Remember when cellphones looked like bricks that only the rich could afford? How about Will Smith’s Fresh Prince of Bel Air and its sassy humor? Or the teen angst of grunge bands like Pearl Jam and Nirvana? Maybe you lived through all this as a kid, and now it’s all only but a strange memory where everything was awesome.
Many people might claim that this is only your brain looking back at the past with nostalgia, but you know they’re wrong. The nineties were objectively as awesome as they appear to be in retrospective, and there are several films to prove it. Sit back and let yourself be taken back in time.
Jurassic Park (1993), Steven Spielberg
I've got this theory that absolutely no one can hear the Jurassic Park’s theme without feeling chills down their spine. Everything about this Spielberg flick is awesome. The special effects gave believable life to dinosaurs for the first time in cinema history. Jeff Goldblum is as charmingly annoying as he ever was, and we’ve got a young Samuel L. Jackson who gets his arm ripped out by a vicious velociraptor. A tour de force that will make you feel as impressed as you were when you first saw the movie as a kid.
Reality Bites (1994), Ben Stiller
A bizarre coming of age story featuring a strange love triangle involving Ben Stiller at his most annoying, a cynical and nihilistic Ethan Hawke, and a bewildering Winona Ryder? Say no more. A cool approach to the turn of the century, this film is filled with memorable quotes and a nice soundtrack that includes Ethan Hawke singing a quite not-too-shabby selection of songs of the decade.
Groundhog Day (1993), Harold Ramis
Although most people hold Ghostbusters as their favorite Ramis / Bill Murray flick, Groundhog Day could be its most relevant competitor. Imagine what it would it be like if you were caught in a loop and you had to live through the same day over and over again? Perhaps, after Twelve Monkeys, Looper, and Marvel’s Dr. Strange this resource doesn’t sound as cutting-edge as it was, but back in the day, nobody would’ve expected to have a film (specially a comedy) built on such a complex premise. This film will keep you laughing for two hours straight, even if you’re only watching a day that repeats itself time after time.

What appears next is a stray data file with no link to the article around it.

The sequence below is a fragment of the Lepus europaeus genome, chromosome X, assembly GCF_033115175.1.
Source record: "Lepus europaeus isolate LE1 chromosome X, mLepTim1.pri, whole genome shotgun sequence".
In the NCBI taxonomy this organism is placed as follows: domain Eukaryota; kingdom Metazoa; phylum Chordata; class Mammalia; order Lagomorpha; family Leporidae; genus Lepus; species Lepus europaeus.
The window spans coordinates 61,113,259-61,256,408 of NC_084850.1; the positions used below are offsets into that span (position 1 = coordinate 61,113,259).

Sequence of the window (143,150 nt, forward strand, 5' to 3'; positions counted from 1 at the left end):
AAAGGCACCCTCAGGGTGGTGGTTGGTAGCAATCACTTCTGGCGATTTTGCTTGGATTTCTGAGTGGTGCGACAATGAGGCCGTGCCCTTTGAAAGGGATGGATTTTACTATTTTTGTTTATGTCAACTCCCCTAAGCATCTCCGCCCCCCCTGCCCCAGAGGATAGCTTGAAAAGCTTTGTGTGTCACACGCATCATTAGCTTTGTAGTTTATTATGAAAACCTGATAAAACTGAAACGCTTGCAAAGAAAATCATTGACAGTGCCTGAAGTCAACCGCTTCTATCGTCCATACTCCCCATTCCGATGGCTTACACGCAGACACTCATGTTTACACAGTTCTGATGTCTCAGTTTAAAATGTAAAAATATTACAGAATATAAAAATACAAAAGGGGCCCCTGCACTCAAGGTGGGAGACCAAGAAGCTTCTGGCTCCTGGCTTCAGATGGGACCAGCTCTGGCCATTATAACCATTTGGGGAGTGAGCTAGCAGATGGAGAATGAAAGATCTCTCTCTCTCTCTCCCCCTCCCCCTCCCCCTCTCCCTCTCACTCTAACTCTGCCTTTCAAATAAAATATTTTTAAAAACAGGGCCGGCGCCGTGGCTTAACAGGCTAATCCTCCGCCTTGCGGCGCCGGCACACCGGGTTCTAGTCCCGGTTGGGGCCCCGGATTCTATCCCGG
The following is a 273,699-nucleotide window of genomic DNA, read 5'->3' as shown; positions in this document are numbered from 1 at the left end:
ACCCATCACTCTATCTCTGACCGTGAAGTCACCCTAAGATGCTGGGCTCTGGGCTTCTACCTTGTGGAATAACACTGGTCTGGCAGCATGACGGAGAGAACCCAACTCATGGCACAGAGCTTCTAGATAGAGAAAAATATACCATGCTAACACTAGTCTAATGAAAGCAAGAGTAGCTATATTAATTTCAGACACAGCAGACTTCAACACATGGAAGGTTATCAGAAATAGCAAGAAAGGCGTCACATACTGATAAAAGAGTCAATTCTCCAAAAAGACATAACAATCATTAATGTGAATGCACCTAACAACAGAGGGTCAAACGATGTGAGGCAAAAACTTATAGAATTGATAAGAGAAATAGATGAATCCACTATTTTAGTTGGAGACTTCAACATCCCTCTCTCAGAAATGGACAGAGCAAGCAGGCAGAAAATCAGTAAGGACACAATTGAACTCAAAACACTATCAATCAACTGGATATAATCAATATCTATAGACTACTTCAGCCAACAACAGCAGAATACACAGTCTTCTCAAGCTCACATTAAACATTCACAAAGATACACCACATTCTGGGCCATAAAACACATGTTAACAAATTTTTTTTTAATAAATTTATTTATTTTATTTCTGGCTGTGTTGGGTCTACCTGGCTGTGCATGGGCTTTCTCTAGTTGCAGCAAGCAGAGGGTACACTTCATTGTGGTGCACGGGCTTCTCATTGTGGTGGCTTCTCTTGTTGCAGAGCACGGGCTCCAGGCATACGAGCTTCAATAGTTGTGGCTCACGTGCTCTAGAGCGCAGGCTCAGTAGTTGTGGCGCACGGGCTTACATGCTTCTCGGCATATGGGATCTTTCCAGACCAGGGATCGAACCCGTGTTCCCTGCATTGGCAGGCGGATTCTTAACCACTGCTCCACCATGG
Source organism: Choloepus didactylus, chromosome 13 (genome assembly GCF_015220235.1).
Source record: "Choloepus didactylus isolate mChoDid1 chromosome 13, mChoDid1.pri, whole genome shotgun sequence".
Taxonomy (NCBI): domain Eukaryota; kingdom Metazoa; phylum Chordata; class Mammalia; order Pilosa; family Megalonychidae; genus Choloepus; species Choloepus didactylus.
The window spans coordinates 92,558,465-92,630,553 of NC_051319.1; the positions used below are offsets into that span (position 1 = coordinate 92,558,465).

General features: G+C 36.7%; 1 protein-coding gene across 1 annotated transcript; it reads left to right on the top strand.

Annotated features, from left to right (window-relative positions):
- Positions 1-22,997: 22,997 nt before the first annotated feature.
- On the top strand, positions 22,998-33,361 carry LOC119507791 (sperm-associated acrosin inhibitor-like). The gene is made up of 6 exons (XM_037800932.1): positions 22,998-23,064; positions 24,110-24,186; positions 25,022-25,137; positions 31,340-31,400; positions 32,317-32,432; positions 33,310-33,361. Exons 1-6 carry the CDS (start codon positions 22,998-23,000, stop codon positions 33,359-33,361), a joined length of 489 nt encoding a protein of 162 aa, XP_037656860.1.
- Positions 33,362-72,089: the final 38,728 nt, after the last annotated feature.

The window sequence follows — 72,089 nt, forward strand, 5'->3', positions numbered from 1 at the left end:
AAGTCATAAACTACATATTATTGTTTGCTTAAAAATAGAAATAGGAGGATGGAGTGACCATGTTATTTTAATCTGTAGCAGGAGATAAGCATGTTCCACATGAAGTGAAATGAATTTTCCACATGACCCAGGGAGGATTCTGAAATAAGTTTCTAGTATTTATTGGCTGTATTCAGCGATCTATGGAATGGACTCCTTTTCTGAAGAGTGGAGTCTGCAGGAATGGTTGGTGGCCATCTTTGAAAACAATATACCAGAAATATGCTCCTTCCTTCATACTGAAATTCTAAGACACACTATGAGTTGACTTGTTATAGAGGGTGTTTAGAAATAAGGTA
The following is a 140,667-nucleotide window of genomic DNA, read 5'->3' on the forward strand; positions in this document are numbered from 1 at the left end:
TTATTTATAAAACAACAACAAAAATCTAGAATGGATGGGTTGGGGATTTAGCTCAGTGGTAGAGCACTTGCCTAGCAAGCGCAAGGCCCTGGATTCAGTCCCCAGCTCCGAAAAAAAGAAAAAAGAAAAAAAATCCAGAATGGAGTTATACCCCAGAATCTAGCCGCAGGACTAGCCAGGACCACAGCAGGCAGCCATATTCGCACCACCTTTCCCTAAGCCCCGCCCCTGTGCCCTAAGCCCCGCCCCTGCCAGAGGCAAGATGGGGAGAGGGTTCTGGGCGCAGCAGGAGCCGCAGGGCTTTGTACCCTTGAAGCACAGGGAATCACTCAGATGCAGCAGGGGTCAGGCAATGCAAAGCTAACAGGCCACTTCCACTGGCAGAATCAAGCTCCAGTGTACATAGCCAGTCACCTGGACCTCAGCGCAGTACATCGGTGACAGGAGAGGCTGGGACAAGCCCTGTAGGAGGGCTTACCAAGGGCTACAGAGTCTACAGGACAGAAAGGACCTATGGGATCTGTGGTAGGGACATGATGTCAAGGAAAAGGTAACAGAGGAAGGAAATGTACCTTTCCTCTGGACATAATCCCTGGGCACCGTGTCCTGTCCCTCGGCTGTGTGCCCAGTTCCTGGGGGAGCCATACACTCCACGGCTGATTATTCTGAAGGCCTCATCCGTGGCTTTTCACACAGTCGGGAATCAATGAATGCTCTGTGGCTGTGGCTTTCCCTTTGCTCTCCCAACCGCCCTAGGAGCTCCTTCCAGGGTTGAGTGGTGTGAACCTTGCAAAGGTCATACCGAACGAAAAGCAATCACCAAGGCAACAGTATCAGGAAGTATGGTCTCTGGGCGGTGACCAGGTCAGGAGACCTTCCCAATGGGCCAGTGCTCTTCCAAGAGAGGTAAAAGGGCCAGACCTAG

Clueless (1995), Amy Heckerling
The best thing that could’ve ever happened to the high school genre, besides John Hughes, was Amy Heckerling. Even though only two of her films made it to a cult status (the other being Fast Times at Ridgemont High from '82), both became the cornerstones of the beloved genre. Along the film, you can see some of the most recognizable personalities of the nineties: Alicia Silverstone
, a baby-faced Brittany Murphy, a charming teen Paul Rudd, even Donald Faison (yeah, Turk from Scrubs!) and the rapper Coolio. It’s a fun and wacky parade of beloved nineties’ personalities.
Toy Story (1995), John Lasseter
Pixar’s groundbreaking first film not only paved the way for all of modern animation, but it also warmed all our hearts through a funny, captivating, and emotional flick. Woody and Buzz’s adventure into the house of Syd, the psycho kid, isn’t only an exciting adventure for children, but also for all adults who let themselves be taken by its charm. If this film doesn’t make you feel as bedazzled as you were by movies when you were a child, then none will.
The Big Lebowski (1998), Joel and Ethan Coen
The nineties were a time when simple folk wanted to make the most of their lives without harming anybody else. According to the film’s rowdy narrator, nobody had ever represented so closely the spirit of their time than The Dude. This man is then blackmailed by a group of thugs who think he is a business tycoon who shares his surname, Lebowski. Throughout the film, we follow The Dude’s surreal journey with his bowling mates, a short-tempered John Goodman and a fidgety Steve Buscemi, on their search for justice. This is the ultimate nineties’ epic. Praise his dudeness.
Are you feeling the nineties vibes by now? Good. Just don’t develop a crush for the teen version of Leo DiCaprio.